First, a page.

What is probate and why try to avoid it?

Attorney Christine S. Anderson

July 2015

Probate is a term that strikes fear and dread in the hearts of many, but probate is just a court process designed to facilitate the transfer of assets from a decedent's name to the beneficiaries (under the will) or heirs (if there is no will), while giving creditors the opportunity to make a claim against those assets.

Some assets may pass outside the probate process. Assets that carry a beneficiary designation, such as life insurance policies, retirement accounts, and annuities pass to the named beneficiaries directly, outside of the probate process. Property that is titled with another person as joint tenants with rights of survivorship such as real estate and bank accounts will also not pass through probate, as long as there is a surviving joint tenant. Property that is titled in a revocable trust will also not pass through probate. Probate governs assets of a decedent that are not owned or payable in this fashion.

When an individual dies with a will, it is the person named in the will as executor who must file documents with the court to begin the probate process, in the state in which the decedent was resident. Despite what some people believe to be true, just because a person has a will does not mean that the probate process is avoided. The advantage of having a will is that you can designate who serves as executor and how you would like your assets to be distributed.

There are some restrictions on a person's freedom to dispose of his or her assets under a will. First, if there is a spouse, then the spouse is entitled to a certain share of the estate, call the spousal share. For example, if there are surviving children of the decedent, the spousal share is one-third of the estate. If the decedent leaves less than the spousal share to the spouse, then the spouse can elect to take the spousal share instead of what is provided in the Will. This is true, as long as there is no prenuptial agreement in which the spouse waives the right to elect the spousal share. In addition, while a person does not need to leave assets to his or her children, a person does need to indicate that he or she has not forgotten his or her children by naming them and indicating that the person is intentionally leaving the child or children out of the will. If a child is not named in the will, that child is entitled to the same share of the estate that he or she would be entitled to under the intestacy statute because the law presumes that the individual forgot about that child.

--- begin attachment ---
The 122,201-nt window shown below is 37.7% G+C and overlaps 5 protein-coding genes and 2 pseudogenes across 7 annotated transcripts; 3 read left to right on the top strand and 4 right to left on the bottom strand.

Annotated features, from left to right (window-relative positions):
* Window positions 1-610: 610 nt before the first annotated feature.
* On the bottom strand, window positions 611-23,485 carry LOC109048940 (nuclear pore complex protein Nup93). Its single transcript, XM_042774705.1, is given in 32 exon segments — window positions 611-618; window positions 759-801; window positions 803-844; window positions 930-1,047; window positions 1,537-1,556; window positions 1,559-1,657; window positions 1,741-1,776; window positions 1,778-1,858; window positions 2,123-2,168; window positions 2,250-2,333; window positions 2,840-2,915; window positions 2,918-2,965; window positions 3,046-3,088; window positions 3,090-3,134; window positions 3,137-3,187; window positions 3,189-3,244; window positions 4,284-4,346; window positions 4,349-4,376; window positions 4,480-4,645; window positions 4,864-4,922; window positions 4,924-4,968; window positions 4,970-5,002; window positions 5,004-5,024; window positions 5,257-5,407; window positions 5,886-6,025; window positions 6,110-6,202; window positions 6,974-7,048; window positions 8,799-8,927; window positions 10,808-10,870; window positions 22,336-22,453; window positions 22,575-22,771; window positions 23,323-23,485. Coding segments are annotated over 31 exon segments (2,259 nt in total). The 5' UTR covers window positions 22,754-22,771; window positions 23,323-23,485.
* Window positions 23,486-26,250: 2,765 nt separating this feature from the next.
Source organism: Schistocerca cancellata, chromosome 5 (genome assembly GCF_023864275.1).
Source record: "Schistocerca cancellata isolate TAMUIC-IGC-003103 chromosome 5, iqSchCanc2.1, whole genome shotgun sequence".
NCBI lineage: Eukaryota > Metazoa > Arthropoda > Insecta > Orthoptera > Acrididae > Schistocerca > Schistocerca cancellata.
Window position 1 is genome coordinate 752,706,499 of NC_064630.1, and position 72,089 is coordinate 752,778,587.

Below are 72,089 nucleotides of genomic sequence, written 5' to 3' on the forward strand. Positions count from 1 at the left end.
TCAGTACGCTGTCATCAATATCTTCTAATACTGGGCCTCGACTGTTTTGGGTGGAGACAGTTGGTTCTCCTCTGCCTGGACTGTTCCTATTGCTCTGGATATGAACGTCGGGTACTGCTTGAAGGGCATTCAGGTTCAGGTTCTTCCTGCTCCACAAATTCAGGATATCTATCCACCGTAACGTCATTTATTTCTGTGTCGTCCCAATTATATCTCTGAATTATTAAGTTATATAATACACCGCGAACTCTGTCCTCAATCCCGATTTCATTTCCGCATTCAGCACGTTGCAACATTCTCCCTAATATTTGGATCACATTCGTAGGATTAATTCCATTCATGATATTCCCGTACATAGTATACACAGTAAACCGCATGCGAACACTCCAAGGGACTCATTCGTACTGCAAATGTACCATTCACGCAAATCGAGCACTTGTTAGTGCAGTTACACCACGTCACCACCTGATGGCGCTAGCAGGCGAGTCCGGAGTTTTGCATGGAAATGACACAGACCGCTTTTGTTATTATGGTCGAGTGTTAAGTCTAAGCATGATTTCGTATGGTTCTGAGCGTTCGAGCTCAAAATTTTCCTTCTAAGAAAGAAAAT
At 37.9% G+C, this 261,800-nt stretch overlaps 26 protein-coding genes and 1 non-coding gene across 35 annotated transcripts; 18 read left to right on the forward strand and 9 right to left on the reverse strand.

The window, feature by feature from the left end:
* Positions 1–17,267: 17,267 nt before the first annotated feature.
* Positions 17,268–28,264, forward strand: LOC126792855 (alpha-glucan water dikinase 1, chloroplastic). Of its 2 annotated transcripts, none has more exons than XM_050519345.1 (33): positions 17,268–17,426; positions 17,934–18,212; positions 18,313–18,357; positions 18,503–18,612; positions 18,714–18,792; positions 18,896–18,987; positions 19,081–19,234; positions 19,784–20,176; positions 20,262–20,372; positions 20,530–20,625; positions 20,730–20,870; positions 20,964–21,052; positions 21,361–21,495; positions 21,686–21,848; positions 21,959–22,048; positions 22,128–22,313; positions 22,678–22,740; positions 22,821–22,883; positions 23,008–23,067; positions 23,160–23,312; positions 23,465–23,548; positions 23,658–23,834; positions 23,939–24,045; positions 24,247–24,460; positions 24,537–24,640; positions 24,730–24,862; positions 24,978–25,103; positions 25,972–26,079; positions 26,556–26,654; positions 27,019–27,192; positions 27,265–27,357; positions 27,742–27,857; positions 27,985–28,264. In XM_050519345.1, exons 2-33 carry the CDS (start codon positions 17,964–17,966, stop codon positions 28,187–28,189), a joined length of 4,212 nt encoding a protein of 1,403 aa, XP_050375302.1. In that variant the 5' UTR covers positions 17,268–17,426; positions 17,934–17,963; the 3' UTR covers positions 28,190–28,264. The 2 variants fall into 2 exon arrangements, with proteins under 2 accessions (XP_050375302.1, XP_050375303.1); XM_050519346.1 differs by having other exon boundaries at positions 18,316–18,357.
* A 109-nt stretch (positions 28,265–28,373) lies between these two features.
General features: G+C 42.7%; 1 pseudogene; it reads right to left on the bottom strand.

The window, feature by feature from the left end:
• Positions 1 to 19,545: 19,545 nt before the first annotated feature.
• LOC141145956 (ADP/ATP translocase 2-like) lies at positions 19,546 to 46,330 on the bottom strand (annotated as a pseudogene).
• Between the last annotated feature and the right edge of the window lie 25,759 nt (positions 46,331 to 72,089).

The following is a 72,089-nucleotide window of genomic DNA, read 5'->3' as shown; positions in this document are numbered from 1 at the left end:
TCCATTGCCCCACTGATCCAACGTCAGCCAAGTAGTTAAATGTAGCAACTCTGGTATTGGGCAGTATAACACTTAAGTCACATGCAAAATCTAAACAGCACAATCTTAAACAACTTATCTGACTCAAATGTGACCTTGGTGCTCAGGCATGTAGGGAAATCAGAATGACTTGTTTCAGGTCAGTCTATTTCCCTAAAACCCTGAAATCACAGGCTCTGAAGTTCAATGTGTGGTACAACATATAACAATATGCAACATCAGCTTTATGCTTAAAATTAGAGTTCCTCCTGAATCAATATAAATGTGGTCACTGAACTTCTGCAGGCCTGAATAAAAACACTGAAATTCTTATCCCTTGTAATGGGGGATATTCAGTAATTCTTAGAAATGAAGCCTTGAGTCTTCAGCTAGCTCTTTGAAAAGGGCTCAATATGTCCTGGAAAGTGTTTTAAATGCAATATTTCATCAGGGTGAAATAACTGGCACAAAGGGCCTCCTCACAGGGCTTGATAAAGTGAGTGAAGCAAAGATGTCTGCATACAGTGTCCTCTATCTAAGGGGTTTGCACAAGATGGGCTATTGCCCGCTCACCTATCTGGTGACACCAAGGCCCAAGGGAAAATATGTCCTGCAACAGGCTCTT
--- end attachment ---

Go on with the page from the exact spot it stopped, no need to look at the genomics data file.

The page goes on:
When an individual dies without a will, a person's property passes under the laws of intestacy. In New Hampshire, the title of the person administering the estate of an individual without a will is the administrator, rather than the executor. The intestacy law provides for the disposition of a person's assets depending of the decedent's family composition. For example, under the intestacy law, if there is a spouse and children of the decedent and that spouse, the spouse gets the first $250,000 of assets and then the balance is split between the spouse and children. If there is no spouse, but there are children, then the assets are distributed among the children. If there is no spouse or children, but there are parents, then the assets pass to the parents, etc. Assets do not go to the state unless no heirs can be located. As discussed above, having a will allows you to deviate from these provisions.